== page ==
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Editorial The by-election question should spark debate on our democracy

THE petition calling for MPs who resign their party whip to automatically trigger a by-election deserves support — but it should prompt a broader debate about democratising British politics.

The departure of seven longstanding Jeremy Corbyn critics on Monday is no cause for panic, and is certainly no cause for indulging the dishonest pitch from deputy leader Tom Watson demanding that Labour “change direction.”

The “Independent Group” has no policies — that was embarrassingly clear from Chuka Umunna’s radio interview with Nick Robinson today, when the query as to which of Corbyn’s policies he disagreed with elicited a long silence.

 

 

Or rather, they have no policies they can risk articulating. The “chicken coup” of 2016 saw Angela Eagle similarly struggle to define her differences with Corbyn before making way for an Owen Smith leadership campaign that promised to pursue the same policies as the existing leadership but with less credibility because it had no previous association with those policies.

Eagle and Smith were aware of the huge appeal of socialist policies to Labour’s members, having seen them win the 2015 leadership election. The so-called Independent Group need not worry about Labour members, but it has a bigger headache: the huge popularity of the 2017 Labour manifesto with the public.

This is why taking Watson’s advice would be disastrous. Labour has tried pitching Tory-lite austerity to the electorate. Its vote was in steady decline up to 2015, and the collapse of social democratic parties across Europe shows Labour’s likely fate if it tries to take that road again.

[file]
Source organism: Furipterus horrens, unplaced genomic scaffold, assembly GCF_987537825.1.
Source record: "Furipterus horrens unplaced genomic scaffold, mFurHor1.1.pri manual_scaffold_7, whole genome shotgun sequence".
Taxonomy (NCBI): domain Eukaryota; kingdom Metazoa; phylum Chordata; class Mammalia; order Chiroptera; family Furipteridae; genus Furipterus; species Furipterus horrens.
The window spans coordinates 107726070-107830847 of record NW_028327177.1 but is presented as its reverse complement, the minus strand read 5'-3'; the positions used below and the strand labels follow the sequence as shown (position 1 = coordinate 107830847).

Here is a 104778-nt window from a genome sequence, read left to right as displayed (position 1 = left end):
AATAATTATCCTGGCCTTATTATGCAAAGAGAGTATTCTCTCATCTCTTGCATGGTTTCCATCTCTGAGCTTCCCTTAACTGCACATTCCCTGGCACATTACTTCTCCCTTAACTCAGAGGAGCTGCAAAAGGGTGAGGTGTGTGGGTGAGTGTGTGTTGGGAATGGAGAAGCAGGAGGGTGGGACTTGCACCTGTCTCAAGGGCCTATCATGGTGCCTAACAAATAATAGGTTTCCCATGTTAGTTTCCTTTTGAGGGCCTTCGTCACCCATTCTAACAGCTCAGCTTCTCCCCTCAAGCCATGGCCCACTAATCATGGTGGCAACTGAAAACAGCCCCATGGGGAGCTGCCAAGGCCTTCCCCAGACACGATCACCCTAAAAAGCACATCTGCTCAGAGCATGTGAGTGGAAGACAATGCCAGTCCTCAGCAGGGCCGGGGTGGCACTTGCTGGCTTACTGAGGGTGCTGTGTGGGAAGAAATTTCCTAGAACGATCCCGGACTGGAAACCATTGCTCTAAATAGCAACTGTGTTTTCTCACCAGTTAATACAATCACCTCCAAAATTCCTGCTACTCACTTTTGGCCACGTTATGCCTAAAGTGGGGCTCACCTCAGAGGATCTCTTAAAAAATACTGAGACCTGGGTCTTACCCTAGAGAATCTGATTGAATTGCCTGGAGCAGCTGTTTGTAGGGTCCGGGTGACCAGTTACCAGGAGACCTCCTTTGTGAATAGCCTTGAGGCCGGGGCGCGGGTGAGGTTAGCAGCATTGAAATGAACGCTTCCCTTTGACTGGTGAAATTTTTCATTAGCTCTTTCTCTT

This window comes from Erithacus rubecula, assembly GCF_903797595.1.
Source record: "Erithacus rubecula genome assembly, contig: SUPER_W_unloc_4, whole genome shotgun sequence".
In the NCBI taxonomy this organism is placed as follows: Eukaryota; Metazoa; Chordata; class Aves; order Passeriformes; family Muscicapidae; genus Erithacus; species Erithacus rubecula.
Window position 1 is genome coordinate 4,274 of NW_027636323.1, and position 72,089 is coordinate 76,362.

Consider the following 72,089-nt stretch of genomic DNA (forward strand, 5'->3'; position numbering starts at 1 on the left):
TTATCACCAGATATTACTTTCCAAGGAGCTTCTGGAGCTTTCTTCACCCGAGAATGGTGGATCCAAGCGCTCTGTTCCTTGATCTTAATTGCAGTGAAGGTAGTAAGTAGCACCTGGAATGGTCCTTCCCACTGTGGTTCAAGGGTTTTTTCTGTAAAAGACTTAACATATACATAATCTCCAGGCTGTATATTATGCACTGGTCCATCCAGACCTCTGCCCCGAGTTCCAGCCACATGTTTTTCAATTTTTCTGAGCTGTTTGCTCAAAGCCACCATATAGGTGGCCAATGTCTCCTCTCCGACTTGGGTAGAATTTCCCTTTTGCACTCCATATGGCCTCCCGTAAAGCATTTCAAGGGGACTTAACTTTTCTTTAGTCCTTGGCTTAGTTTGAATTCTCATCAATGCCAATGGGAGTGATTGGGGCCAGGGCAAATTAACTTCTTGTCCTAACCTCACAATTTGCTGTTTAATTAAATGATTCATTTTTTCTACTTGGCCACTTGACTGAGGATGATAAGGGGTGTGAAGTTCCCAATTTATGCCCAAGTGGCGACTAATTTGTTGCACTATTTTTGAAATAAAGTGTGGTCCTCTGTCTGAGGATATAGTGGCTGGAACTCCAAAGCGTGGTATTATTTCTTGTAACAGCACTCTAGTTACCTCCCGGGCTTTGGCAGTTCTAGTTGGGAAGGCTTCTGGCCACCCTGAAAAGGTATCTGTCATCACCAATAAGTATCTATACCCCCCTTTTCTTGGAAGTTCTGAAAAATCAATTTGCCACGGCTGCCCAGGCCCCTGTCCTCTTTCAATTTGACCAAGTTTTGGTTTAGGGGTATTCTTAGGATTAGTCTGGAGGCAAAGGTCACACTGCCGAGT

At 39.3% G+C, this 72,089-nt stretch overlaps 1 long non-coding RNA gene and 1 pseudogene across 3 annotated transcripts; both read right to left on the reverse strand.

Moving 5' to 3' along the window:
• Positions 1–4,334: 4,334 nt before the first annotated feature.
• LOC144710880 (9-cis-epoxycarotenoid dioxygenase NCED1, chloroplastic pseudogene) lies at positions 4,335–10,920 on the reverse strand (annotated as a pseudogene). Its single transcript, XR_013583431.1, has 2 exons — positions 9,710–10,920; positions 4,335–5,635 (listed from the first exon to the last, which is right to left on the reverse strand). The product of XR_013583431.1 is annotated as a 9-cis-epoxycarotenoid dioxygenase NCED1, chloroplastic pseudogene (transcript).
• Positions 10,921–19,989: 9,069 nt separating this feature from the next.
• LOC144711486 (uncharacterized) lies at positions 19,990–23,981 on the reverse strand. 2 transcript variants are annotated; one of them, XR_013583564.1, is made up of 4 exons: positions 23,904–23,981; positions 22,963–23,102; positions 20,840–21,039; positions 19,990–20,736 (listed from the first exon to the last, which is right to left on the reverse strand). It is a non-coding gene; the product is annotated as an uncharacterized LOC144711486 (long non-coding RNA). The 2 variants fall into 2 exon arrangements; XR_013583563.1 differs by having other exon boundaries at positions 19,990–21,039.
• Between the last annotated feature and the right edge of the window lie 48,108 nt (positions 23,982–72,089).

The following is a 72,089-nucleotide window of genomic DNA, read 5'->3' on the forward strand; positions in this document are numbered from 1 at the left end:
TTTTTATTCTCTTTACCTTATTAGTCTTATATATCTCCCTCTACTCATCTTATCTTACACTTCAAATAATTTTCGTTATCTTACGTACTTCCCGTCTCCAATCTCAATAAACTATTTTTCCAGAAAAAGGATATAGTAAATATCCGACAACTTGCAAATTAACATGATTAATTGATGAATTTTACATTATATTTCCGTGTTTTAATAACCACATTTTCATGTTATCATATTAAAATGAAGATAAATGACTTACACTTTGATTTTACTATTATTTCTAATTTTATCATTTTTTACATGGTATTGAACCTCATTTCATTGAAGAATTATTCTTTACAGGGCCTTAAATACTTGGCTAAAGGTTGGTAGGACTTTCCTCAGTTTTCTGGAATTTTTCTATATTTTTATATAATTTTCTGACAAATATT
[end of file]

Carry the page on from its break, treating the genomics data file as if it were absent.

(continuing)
Liberal critics of Corbyn’s claim that given the dismal record of the Tory government, Labour ought to have a commanding lead in the polls rather than merely be neck and neck (or, in less accurate descriptions such as those favoured by BBC Question Time, miles behind).

But if the public were crying out for a pro-EU, economically and socially liberal party, they could opt for one: the Liberal Democrats, whose support remains in the doldrums.

What the liberal media and many Labour MPs have not grasped is the sea change in British politics that has been building since the bankers’ crash of 2007. No party whose pitch is to maintain the status quo has a hope of succeeding in such a climate. The battle is between the politics of hope, exemplified by Corbyn’s Labour, and those of fear and hatred, skilfully played on by the Tories and the fouler creatures lurking to their right.

MPs who oppose the shift left by Labour’s enormous membership claim a greater legitimacy through their election by the public. But as YouGov found in 2017, only 6 per cent of Labour voters said they voted primarily for their local MP — less than half of the number who voted Labour because of Corbyn (13 per cent) and less than a quarter of the number who voted for its socialist programme (28 per cent).

We saw exposed in the expenses scandal the sense of entitlement that pervades Westminster, seeing MPs who thought nothing of hounding so-called “benefit cheats” happily allow the public to generously sponsor their own lifestyles.

Part of that corruption comes from the untouchable status of MPs, who in safe seats can effectively be given jobs for life. And the unrepresentative nature of Parliament explains why so many MPs lag so far behind the political developments that have changed Britain. 

Mechanisms to make MPs more accountable should include a requirement to go back to the electorate if you abandon the programme and party you were elected to support.

But from atrophied local government to our unelected Lords, the whole model of governance in this country needs a radical overhaul.

Our movement should be looking at how we democratise our communities from the workplace to the town hall — and in so doing strengthen and deepen the advance of socialism and its resistance to institutional and corporate counter-attack.

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